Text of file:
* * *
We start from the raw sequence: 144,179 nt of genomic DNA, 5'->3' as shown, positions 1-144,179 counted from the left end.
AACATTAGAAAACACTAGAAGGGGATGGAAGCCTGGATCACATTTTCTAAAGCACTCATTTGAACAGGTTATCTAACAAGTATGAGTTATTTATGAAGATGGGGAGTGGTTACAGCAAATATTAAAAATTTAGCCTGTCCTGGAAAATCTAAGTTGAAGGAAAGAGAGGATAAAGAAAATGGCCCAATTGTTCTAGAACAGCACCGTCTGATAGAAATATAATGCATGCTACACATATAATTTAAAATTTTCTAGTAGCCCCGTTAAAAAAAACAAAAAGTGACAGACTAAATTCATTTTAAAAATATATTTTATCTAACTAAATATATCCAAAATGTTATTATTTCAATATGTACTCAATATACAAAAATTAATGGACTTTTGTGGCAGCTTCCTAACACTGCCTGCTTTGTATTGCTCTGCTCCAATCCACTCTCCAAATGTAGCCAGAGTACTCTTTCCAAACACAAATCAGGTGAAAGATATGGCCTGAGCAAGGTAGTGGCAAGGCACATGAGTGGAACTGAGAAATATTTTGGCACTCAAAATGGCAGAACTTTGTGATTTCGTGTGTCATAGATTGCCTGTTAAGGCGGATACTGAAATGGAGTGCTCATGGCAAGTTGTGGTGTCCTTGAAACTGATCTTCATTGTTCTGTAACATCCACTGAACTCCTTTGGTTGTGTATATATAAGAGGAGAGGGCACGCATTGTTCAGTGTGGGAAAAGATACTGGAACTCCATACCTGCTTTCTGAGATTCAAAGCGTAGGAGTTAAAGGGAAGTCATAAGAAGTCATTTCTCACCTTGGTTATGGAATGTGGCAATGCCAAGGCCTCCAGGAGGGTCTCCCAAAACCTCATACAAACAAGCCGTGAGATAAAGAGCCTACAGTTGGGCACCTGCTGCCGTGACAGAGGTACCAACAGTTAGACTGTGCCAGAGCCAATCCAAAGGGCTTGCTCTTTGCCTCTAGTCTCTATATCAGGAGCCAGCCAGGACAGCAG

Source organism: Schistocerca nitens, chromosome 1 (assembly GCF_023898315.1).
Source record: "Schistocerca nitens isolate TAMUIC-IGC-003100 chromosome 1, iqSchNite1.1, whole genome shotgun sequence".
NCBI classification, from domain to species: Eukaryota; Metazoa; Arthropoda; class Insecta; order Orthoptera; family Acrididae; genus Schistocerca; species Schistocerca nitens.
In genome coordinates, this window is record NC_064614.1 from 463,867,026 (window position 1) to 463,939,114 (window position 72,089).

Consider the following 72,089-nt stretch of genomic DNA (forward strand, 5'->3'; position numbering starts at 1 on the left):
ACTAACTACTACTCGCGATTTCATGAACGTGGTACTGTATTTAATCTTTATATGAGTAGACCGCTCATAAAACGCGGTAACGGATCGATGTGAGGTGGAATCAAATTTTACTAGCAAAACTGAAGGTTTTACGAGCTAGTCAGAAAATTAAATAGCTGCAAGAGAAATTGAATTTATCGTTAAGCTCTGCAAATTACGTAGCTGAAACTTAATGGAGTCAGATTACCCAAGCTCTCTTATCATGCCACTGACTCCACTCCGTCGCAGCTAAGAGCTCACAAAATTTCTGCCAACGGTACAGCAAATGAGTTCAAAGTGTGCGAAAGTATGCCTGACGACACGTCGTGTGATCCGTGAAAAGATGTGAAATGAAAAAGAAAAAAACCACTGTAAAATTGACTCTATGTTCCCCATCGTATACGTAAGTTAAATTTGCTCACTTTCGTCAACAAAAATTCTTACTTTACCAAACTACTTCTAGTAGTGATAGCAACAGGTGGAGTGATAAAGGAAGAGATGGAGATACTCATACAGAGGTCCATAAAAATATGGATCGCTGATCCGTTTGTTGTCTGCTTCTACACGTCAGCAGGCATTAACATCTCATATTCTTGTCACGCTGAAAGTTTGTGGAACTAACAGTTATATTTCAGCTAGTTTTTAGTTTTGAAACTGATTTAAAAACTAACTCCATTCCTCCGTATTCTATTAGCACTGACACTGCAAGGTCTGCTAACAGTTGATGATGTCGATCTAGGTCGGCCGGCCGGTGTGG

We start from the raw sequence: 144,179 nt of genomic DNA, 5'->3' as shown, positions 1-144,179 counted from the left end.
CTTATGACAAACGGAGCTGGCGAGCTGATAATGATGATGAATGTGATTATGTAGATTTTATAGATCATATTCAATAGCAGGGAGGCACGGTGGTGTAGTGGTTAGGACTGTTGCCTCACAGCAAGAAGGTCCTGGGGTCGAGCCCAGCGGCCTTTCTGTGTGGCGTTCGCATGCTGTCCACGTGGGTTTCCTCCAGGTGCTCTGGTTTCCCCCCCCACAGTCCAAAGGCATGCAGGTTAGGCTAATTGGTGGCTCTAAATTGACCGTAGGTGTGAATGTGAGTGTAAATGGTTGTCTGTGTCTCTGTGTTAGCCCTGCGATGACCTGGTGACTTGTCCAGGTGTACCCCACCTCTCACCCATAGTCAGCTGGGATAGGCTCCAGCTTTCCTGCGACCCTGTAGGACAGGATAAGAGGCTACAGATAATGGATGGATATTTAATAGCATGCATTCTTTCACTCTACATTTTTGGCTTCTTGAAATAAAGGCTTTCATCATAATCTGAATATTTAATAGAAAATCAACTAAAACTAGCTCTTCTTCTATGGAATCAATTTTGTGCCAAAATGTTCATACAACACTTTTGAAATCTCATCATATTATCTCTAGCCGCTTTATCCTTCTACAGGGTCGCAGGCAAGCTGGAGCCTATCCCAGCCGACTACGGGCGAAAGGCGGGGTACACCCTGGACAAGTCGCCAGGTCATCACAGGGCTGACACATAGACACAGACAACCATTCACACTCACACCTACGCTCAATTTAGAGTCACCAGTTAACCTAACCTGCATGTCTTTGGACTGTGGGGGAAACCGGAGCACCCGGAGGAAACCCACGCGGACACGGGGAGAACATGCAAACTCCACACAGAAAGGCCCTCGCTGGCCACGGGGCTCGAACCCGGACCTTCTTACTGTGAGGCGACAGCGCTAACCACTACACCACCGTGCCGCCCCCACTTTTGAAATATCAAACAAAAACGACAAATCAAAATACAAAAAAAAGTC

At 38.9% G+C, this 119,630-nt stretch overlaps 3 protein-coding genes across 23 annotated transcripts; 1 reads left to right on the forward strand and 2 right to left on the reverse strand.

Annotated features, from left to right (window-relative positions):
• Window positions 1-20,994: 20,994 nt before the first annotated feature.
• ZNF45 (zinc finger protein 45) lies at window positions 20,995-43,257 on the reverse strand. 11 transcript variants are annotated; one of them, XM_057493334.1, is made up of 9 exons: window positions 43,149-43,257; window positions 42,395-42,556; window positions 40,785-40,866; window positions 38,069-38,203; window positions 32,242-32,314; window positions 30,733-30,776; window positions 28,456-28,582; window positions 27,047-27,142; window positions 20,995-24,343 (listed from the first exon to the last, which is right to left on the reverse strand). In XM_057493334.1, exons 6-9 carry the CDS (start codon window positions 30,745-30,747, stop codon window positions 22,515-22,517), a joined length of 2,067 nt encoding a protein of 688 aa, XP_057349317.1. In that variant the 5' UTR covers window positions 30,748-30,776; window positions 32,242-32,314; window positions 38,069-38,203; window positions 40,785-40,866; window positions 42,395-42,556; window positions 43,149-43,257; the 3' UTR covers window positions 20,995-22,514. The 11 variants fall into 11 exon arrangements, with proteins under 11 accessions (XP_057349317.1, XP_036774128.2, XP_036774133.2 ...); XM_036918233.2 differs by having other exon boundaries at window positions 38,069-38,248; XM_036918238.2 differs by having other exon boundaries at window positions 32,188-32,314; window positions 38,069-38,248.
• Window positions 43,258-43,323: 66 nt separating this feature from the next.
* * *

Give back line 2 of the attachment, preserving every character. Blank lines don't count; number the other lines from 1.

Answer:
AACATTAGAAAACACTAGAAGGGGATGGAAGCCTGGATCACATTTTCTAAAGCACTCATTTGAACAGGTTATCTAACAAGTATGAGTTATTTATGAAGATGGGGAGTGGTTACAGCAAATATTAAAAATTTAGCCTGTCCTGGAAAATCTAAGTTGAAGGAAAGAGAGGATAAAGAAAATGGCCCAATTGTTCTAGAACAGCACCGTCTGATAGAAATATAATGCATGCTACACATATAATTTAAAATTTTCTAGTAGCCCCGTTAAAAAAAACAAAAAGTGACAGACTAAATTCATTTTAAAAATATATTTTATCTAACTAAATATATCCAAAATGTTATTATTTCAATATGTACTCAATATACAAAAATTAATGGACTTTTGTGGCAGCTTCCTAACACTGCCTGCTTTGTATTGCTCTGCTCCAATCCACTCTCCAAATGTAGCCAGAGTACTCTTTCCAAACACAAATCAGGTGAAAGATATGGCCTGAGCAAGGTAGTGGCAAGGCACATGAGTGGAACTGAGAAATATTTTGGCACTCAAAATGGCAGAACTTTGTGATTTCGTGTGTCATAGATTGCCTGTTAAGGCGGATACTGAAATGGAGTGCTCATGGCAAGTTGTGGTGTCCTTGAAACTGATCTTCATTGTTCTGTAACATCCACTGAACTCCTTTGGTTGTGTATATATAAGAGGAGAGGGCACGCATTGTTCAGTGTGGGAAAAGATACTGGAACTCCATACCTGCTTTCTGAGATTCAAAGCGTAGGAGTTAAAGGGAAGTCATAAGAAGTCATTTCTCACCTTGGTTATGGAATGTGGCAATGCCAAGGCCTCCAGGAGGGTCTCCCAAAACCTCATACAAACAAGCCGTGAGATAAAGAGCCTACAGTTGGGCACCTGCTGCCGTGACAGAGGTACCAACAGTTAGACTGTGCCAGAGCCAATCCAAAGGGCTTGCTCTTTGCCTCTAGTCTCTATATCAGGAGCCAGCCAGGACAGCAG